There have been a lot of talks at recruitment conferences over the past years, discussing the “inch-wide, mile deep” premise of becoming a true expert in your chosen market place. Focusing in on a specific sector, knowing all the main players and developing an extensive network is key to achieving this.
I’ve personally worked with many recruitment companies in over 50 different sectors. Within each of these sectors, there can be as many as ten different divisions.
So what do you do when a good client of yours, asks you to place someone that’s outside of your core business?
It’s happened to all of us at some point or another. Your client has a position that they’re really struggling with and “we know it’s not quite what you do, but could you help us out here?” It’s hard to turn them down and of course you want to help.
So what prompted this post?
I write and deliver development programmes for managers and consultants in the recruitment industry. At the end of last year, I needed a team-building event for 8 consultants for their graduation day afternoon. In the past I’ve arranged and organised these myself, but the company was based in a more remote location and so I called on some experts to source something suitable for me.
A Director that I’d coached a few years ago had moved on to working with an events company. They’d already arranged some amazing experiences for me including a 7-day classic car rally from Kent to Venice and VIP tickets for Drake at the O2. She was more than happy to help me out again.
Her first suggestion wasn’t suitable as it was going to be mid winter… and I can’t stand the cold, but the next ‘Spy School’ could be held inside or outside. I chose the inside option and the amount was within my budget, so it seemed as if this would work. She suggested a museum location and I was happy.
They used a third party to supply this experience and although there was a 11 page PDF and a 6 page briefing document, it didn’t really share what we were likely to experience. I asked a few more questions, but trusted her.
Needless to say, the reality was nothing compared to what I’d thought we would experience.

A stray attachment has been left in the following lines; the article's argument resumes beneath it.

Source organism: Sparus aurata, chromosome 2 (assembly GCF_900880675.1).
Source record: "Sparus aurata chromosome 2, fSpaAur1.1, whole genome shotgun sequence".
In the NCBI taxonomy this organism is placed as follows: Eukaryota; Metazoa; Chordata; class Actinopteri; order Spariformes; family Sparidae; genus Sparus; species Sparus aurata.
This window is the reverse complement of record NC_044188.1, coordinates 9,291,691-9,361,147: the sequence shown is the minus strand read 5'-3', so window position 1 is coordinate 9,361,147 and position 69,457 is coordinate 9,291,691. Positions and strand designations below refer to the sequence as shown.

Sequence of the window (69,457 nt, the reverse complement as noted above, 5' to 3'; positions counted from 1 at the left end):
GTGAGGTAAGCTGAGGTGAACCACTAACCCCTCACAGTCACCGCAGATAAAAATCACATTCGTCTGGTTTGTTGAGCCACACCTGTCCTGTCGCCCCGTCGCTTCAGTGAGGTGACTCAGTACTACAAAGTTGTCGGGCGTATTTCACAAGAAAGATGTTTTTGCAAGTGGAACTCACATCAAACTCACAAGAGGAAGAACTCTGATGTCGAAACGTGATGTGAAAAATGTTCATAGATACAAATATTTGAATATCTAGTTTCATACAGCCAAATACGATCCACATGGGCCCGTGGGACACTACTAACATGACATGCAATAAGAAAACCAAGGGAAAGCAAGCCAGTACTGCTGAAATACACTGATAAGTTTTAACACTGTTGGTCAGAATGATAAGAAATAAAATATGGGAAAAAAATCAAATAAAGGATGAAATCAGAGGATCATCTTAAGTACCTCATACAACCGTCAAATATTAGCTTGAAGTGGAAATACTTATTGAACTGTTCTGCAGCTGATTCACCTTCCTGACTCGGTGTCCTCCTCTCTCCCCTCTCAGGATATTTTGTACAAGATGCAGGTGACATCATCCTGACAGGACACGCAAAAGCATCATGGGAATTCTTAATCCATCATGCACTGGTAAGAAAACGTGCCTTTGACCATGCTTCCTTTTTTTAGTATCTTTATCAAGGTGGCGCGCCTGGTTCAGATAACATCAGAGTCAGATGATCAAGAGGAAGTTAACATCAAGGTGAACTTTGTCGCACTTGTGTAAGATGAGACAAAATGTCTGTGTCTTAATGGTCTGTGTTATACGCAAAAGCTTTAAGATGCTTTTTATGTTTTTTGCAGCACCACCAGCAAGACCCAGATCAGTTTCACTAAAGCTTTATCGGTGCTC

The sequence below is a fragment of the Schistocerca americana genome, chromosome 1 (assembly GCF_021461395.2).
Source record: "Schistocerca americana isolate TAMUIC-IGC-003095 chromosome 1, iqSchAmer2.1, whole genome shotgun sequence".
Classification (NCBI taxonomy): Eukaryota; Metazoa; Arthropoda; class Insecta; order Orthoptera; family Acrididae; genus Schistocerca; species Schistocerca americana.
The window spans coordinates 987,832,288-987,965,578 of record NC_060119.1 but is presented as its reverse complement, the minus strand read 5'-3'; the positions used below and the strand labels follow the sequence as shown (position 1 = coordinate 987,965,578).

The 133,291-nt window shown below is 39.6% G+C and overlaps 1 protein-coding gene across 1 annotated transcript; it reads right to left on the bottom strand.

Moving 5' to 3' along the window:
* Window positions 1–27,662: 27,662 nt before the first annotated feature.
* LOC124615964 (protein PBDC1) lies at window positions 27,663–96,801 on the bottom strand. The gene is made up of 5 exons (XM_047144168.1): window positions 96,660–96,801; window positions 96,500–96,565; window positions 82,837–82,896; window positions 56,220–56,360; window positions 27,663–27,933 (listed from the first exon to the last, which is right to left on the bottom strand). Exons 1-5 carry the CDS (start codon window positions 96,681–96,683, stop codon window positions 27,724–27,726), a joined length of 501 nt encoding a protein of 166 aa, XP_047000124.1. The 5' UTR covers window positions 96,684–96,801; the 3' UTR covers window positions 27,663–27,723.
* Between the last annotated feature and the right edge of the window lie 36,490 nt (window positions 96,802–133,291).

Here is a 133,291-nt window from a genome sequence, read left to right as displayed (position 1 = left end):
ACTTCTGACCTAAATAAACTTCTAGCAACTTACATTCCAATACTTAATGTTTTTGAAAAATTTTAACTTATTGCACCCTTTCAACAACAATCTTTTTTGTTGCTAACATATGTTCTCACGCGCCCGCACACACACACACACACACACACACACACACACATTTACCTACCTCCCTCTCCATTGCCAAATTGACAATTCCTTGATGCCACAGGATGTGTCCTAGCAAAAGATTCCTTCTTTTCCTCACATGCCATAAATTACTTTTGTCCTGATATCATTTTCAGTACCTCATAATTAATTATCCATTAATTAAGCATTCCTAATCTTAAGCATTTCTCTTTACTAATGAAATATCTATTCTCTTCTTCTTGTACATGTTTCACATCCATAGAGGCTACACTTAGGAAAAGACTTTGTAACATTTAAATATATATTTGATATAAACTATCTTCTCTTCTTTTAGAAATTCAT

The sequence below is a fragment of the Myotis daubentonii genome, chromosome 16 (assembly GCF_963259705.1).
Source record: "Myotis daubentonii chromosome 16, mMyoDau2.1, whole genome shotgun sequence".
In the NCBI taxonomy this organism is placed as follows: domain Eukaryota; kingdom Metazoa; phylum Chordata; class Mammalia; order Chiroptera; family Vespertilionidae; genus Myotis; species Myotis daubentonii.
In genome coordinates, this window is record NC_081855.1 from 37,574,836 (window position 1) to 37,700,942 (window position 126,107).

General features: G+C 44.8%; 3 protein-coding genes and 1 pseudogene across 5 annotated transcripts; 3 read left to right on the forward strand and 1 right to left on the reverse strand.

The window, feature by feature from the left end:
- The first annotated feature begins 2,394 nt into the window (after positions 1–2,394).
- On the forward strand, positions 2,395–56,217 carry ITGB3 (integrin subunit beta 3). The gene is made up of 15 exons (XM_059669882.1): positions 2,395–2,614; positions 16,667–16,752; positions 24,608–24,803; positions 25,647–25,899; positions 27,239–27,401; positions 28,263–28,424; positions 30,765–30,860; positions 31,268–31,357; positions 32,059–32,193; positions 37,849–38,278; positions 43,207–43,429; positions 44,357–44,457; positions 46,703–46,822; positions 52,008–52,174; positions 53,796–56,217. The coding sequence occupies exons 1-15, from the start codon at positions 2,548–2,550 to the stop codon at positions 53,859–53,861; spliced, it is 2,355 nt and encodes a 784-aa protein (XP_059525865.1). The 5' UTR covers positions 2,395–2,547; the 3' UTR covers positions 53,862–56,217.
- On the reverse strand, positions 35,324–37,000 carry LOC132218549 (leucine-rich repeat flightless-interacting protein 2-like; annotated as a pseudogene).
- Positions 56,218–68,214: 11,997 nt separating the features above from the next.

The outcome was 3 teams of three, sitting around separate desks and answering about 100 questions on someone’s mobile phone – either through their knowledge or just googling it! There wasn’t anything related to the museum at all, so we could have all stayed at the most amazing pub/restaurant (The Bel & Dragon) where we’d had lunch before walking to the museum.
I was already on the phone to complain to the third party before the end of the event. Their response… “Sorry, we don’t have a record of your booking. I suggest you email the company you booked it through”.
The events company deal in high-end, quality experiences and this just wasn’t what they normally do.
So what are the likely outcomes?
- Your client now thinks less of you
- They’ll question the level of service that you’re able to offer in the future
- The trust that you had built up, has now been reduced considerably
- They may now think about giving that other company (that’s been offering the world for the last year) a try
- They won’t forget it
Practice what you are going to say to a client, when you’re put into this situation in the future. You don’t want to be caught off guard and then end up agreeing to work on a position that you know you can’t fill.
Offer to do some research and find a suitable supplier that you’re willing to vet for them (you may also want to act as the client contact in this case and work on a 50/50 split placement). Your client will appreciate that you were part of the process that got the position filled successfully.
If you do end up taking the role and not filling it, then make sure that you explain why to your client. Be honest. Let them know that you messed up and put a plan in place for next time they’ve got a non-core position that they want you to work on.